Nasibeh and the others

In Iran, it is near impossible to change the system from within. Iranians who seek a freer and more dignified life usually relinquish their homeland. Sometimes Turkey is no better than Iran. Young people like Nasibeh Shemsai choose to leave Turkey as well, as they don't see Turkey as promising much more than Iran.  

Nasibeh Shemsai, a young, middle class woman from Tehran, walked on foot through the mountains to reach to Turkey from Iran. Nasibeh’s route was long and steep. It was quite dangerous too.  Last year on the same path, Kamran Guderzi, a 17-year-old Iranian had frozen to death. Like Nasibeh, he too hailed from a middle class family from Tehran. While he was not as politicized as Nasibeh, he had dreams of a better, freer life. Nasibeh, on the other hand, clung onto her ideals and was political.
 
She is one of those women who stood up against forced Islamic clothing in Iran. Women standing up against the forced wear of hijab have been protesting every Wednesday in Tehran. They took off their headscarves in public and stood silently, before posting their videos on social media. This is how the protests started.
 
Later, the protests evolved, some women rode bikes, others delivered white flowers to other women. Nasibeh shot videos on the Tehran subway. Her scarf does not cover her hair but it is on her shoulders and she can be seen giving white flowers to women and asking for their support for Nasrin Sotoudeh, an Iranian human rights activist who is jailed like many others.
 
This video and her passion for basic rights got Nasibeh in trouble. She was summoned by the court and spent 6 months in prison. Later, the court decision was finalized and she was sentenced to 12 years in jail. As she did not want to go to jail ever again, Nasibeh took the risky path. She walked to Turkey, with a group of other Iranians, without a passport.
 
In Iran, it is near impossible to change the system from within. The state has the money, the means, and citizens’ rights are limited. Protesting, getting into parliament as an MP does not change much. Iranians who seek a freer and more dignified life usually relinquish their homeland. Nasibeh has two brothers like that. One lives in Spain, the other in the Netherlands.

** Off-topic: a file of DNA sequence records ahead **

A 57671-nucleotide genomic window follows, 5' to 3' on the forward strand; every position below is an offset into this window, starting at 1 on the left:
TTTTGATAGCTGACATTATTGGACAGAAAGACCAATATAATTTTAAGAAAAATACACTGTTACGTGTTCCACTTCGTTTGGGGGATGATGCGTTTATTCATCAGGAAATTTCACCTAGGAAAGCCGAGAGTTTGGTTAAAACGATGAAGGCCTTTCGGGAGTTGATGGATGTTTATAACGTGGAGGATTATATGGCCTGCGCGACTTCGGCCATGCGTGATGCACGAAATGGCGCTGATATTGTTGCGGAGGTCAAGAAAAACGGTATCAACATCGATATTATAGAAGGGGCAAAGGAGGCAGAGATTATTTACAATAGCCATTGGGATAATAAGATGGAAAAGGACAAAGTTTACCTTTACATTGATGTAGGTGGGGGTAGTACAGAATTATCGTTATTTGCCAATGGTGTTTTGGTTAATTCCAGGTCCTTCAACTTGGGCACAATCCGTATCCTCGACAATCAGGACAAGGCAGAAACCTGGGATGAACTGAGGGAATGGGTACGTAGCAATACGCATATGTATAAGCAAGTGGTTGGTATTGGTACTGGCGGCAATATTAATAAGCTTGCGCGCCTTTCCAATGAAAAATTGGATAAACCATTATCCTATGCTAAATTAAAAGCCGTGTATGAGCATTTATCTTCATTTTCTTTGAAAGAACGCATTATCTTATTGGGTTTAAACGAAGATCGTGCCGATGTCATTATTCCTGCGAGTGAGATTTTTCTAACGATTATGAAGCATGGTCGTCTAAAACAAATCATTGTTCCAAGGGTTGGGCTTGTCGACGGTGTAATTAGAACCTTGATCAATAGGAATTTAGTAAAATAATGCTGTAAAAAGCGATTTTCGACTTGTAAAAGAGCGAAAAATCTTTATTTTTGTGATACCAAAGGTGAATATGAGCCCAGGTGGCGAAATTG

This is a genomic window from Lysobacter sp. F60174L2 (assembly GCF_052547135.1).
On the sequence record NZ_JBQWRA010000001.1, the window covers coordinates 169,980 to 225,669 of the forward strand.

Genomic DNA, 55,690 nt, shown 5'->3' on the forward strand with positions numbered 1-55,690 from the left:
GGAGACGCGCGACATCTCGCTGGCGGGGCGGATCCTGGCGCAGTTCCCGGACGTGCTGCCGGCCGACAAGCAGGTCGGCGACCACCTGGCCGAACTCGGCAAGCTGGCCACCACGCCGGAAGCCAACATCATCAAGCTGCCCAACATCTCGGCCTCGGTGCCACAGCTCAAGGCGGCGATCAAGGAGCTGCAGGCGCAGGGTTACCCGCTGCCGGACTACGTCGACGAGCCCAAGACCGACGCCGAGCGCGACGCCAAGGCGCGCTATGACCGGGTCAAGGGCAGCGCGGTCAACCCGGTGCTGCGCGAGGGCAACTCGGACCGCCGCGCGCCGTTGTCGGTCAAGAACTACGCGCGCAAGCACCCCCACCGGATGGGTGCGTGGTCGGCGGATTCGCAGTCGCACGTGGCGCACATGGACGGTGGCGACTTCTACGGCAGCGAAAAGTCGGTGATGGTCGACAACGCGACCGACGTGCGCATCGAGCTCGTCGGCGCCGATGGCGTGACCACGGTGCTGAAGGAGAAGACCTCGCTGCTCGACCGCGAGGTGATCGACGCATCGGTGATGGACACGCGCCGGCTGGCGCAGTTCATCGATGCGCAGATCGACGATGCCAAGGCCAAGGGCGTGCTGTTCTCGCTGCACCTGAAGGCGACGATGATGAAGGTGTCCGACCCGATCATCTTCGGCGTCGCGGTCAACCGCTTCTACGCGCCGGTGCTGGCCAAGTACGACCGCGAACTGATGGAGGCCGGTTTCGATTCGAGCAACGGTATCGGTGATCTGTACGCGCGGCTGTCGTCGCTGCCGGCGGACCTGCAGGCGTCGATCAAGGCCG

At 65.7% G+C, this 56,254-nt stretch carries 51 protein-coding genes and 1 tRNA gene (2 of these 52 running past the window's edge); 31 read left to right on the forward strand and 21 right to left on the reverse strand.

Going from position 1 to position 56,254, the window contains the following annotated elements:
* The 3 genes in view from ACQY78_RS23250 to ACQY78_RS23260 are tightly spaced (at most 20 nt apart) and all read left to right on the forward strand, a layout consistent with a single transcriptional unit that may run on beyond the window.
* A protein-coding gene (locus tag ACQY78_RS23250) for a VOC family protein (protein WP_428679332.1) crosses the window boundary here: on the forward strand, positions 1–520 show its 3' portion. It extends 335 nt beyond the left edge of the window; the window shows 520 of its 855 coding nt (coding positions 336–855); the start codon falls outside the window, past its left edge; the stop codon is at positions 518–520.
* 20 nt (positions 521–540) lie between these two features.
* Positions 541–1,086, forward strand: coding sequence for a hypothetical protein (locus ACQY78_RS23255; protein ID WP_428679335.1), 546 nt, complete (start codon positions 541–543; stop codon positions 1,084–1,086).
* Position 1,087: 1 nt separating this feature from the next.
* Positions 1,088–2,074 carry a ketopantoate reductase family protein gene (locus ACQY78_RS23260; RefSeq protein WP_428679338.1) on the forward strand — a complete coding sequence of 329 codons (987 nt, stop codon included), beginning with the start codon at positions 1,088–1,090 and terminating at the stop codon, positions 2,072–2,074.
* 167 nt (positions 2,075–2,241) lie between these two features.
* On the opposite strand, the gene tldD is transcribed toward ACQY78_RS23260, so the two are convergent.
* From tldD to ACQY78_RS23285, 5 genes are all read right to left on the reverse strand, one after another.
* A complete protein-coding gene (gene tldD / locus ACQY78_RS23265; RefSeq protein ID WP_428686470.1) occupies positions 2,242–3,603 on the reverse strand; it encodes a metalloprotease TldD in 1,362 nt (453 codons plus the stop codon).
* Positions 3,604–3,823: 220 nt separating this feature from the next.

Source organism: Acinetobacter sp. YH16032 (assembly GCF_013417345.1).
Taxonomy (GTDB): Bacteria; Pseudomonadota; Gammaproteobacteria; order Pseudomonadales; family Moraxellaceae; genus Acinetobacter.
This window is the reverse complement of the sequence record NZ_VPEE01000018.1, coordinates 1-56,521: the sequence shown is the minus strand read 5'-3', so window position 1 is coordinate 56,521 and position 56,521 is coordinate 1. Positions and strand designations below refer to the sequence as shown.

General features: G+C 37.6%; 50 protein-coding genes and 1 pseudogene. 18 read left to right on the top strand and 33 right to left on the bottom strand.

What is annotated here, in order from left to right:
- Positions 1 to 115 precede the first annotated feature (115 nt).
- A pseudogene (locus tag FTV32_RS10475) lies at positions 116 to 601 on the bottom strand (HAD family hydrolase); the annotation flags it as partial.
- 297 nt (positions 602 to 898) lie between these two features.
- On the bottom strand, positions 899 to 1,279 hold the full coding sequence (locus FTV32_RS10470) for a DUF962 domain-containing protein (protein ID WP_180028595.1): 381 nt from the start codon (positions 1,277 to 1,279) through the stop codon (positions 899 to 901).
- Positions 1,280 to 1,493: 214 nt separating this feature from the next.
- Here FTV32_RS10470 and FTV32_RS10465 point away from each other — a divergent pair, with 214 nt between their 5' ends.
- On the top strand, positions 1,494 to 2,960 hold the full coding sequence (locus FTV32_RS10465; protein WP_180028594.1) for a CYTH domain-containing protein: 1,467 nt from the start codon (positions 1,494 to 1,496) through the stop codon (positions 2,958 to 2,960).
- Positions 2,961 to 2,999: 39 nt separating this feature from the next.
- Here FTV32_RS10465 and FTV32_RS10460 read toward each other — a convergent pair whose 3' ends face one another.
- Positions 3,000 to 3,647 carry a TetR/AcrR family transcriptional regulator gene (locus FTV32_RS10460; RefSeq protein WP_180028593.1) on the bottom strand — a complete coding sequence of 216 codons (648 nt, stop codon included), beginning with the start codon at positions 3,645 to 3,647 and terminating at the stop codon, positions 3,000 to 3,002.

Her aim was to reach the Netherlands via Turkey. However she had no passport as the courts in Iran had previously confiscated her passport. She paid 10,000 euros for a fake German passport and in fact, was very close to getting on a plane with it. Yet the police got suspicious at the very last minute and Nasibeh got caught. The Turkish authorities were willing to send her back to Iran.
 
The Iranian diaspora has good networks. Through a campaign on social media. Nasibeh’s cry was heard. Lawyers applied for the suspension of the execution. She won’t be sent back to Iran and will ask for an asylum. It is unlikely that she will stay in Turkey. Rather, she will try to go to Europe.
 
Nasibeh is just one example. This is how Iran loses its best people. Educated, hard working Iranians cannot remain in Iran as the regime loathes those who ask for better. Those Iranians have no choice but leaving.  
 
Turkey fails to gain these people. Sometimes Turkey is no better than Iran. Young people like Nasibeh choose to leave Turkey as well, as they don't see Turkey as promising much more than Iran.
 
While for some, such migrants appear to be a burden for Europe, they are quite the opposite. Those migrants are young, vibrant, and want to produce. And oddly enough, they tend to believe in the core “European” values more than some Europeans do themselves.

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